Today, women's equality has grown to mean much more than just sharing the right to vote.

Organizations' such as Equality Now and Womankind Worldwide continue to work to provide women across the globe with equal opportunities to education and employment, pushing against suppression and violence towards women and against the discrimination and stereotyping which still occur in every society.

Over the last century, great women have proved these views wrong as the world has witnessed just what women are capable of achieving, from the likes of Rosa Parks and Eleanor Roosevelt fighting for civil rights and equality, to great scientists such as Marie Curie, Rosalind Franklin and Jane Goodall.

The Department of Defense has its own crop of females who have risen against all odds, although less well-known.

Comedian, actor and singer Bea Arthur was a truck driver and clerk typist in the Marine Corps.

Army Gen. Ann E. Dunwoody served the Nation for 38 years and was the first woman to achieve four-star rank in any military service, and retired as the commander of the Army materiel Command, where she was in charge of more than 69,000 employees in the 50 states and 145 countries.

Grace Murray Hopper was an American computer scientist who earned a master's degree (1930) and a Ph.D. (1934) in mathematics from Yale. After Pearl Harbor was bombed, she wanted to serve, but her efforts to join the military were rejected because of her age and small size, but she persisted anyway. She joined the U.S. Naval Reserve (Women's Reserve) in December 1943, and at 79, she retired as a rear admiral.

Eileen Collins is a retired Air Force colonel, first female astronaut to pilot a Space Shuttle, and was a flight instructor and test pilot.

Harriet Tubman was born into slavery, became an abolitionist, armed scout and spy for the Army during the Civil War, rescued slaves via the Underground Railroad, and was active in the women's suffrage movement.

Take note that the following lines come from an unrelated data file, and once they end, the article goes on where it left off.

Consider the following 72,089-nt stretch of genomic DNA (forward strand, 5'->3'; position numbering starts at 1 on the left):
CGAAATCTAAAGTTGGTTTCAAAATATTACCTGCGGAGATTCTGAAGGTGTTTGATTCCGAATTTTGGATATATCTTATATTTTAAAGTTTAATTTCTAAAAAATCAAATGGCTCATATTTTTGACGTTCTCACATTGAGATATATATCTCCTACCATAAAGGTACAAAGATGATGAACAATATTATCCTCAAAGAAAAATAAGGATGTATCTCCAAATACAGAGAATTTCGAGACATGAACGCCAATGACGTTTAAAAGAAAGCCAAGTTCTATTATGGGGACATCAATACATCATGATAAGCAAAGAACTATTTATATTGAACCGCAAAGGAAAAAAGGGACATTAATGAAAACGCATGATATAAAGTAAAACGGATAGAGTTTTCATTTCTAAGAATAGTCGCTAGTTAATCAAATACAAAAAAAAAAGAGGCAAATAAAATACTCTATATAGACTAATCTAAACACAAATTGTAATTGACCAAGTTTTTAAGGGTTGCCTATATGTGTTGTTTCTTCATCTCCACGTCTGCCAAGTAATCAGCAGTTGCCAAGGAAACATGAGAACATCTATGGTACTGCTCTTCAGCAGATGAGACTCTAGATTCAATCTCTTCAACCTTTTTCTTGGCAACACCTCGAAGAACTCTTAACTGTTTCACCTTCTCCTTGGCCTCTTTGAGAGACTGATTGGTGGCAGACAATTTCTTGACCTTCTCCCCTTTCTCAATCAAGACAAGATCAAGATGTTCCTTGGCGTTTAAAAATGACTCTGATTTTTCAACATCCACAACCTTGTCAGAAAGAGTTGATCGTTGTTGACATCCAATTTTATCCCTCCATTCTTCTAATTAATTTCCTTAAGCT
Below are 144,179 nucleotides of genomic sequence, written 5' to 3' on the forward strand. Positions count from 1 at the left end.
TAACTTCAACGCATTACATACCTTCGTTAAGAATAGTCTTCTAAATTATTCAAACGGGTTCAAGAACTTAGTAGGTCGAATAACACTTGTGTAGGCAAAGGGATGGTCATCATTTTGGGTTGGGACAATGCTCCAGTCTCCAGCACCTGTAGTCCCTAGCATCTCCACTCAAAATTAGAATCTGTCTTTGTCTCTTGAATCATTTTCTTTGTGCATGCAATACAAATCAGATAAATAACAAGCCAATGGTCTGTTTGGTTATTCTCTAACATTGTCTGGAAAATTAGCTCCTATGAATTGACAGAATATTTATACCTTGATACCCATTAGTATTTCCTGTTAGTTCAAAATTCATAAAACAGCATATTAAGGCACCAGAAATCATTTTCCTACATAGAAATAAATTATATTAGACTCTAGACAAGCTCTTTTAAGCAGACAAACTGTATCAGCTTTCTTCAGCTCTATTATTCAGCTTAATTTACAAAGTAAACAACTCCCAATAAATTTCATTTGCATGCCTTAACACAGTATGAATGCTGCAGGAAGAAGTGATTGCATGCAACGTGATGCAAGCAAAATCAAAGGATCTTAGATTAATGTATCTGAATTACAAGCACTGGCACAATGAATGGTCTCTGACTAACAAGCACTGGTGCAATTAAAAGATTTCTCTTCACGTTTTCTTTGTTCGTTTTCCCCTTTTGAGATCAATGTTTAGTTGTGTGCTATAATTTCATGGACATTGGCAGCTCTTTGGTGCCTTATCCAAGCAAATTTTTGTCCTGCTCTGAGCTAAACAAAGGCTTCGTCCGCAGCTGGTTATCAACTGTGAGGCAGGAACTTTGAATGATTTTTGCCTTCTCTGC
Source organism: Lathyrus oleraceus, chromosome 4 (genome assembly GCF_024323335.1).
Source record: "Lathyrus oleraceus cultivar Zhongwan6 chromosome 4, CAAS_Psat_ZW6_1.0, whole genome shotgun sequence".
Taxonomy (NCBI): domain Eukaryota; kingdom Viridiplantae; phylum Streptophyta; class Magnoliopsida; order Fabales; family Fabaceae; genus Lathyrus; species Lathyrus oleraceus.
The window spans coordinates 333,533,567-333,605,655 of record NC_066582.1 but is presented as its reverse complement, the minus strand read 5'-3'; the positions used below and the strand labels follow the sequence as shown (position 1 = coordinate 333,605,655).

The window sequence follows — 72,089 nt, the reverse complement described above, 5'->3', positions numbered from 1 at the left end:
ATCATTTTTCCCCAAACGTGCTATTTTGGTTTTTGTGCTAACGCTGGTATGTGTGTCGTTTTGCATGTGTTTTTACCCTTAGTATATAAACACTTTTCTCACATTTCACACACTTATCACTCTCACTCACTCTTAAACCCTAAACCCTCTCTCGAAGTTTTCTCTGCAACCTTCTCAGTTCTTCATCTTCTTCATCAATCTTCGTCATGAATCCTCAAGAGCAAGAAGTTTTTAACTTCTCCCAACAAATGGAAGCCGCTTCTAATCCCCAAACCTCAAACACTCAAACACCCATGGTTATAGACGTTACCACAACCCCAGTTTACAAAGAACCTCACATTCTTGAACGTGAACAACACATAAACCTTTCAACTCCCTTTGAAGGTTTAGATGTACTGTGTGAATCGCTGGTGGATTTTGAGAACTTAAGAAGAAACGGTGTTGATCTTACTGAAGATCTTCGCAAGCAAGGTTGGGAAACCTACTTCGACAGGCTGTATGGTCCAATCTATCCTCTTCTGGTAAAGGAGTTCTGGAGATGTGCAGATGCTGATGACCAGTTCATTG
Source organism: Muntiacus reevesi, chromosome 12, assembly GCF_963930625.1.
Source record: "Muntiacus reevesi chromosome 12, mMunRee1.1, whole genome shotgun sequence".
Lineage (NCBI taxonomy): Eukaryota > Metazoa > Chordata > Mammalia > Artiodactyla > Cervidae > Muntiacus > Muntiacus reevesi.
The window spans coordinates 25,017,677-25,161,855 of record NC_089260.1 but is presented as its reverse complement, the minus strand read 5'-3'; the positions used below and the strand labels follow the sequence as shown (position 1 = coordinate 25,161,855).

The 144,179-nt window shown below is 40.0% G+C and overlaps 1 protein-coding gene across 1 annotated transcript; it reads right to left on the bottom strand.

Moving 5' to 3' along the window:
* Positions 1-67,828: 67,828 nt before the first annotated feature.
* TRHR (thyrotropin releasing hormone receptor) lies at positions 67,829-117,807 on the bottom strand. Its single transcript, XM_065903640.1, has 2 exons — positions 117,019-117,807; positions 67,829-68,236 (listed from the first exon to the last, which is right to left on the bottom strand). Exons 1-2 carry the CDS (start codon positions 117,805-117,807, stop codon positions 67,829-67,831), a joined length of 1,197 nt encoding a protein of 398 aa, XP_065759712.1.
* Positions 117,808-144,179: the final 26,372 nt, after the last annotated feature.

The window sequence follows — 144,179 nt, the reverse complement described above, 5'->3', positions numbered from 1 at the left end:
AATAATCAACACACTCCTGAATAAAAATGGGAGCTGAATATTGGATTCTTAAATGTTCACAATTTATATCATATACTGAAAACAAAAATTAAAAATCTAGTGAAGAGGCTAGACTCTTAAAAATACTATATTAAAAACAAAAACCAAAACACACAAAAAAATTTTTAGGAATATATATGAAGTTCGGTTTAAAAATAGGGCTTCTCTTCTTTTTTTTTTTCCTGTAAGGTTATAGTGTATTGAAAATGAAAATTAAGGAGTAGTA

Elsie S. Ott pioneered air evacuation of military casualties during World War II, when as a second lieutenant, she was the first nurse to prepare injured for evacuation by air ambulance.

They were all capable of achieving greatness, seizing opportunities to show and do what they felt was right.

Many of their names are lost to history, but we will never forget their actions. Social change comes like a great rising wave on the ocean - powerful, unyielding, sweeping history along in its path.

Great social change comes about when of a vast movement of many courageous people, both men and women, refuse to back down. They were the people who marched day after day. Despite the fear of violence or verbal attacks, they returned again and again to continue fighting.

There were women who were arrested and went to prison; willing to stand up for what they believed in, and once there, went on hunger strikes and endured beatings and forced feedings. They were the women who fought for their daughters' right to vote and to be treated like an equal citizen. There also were men who were mocked and laughed at when they spoke to other men of the need for women's equality.

We must remember today that although we have come a long way towards equality, there is still much to be done.

Today should remind us to support women's struggles for equality throughout everyday life -- from the glass ceilings in our workplaces to the evolving roles in the home; from opportunities on the sports field to female leadership in upper echelon boardrooms; from the images representing women in videos and magazines to the way women view themselves; from empowering young mothers to supporting women preparing to retire; from encouraging greater female involvement in the science and technology fields to promoting women's campaigns for public office and leadership in government institutions.

As long as women are underrepresented or misrepresented in these places and other places in our society, there is still work to be done. And as long as women around the world fight for equal rights, the struggle continues.


As the Army's only independent operational tester, OTC tests and assesses Army, joint, and multi-service war fighting systems in realistic operational environments, using typical Soldiers to determine whether the systems are effective, suitable, and survivable. OTC is required by public law to test major systems before they are fielded to its ultimate customer -- the American Soldier.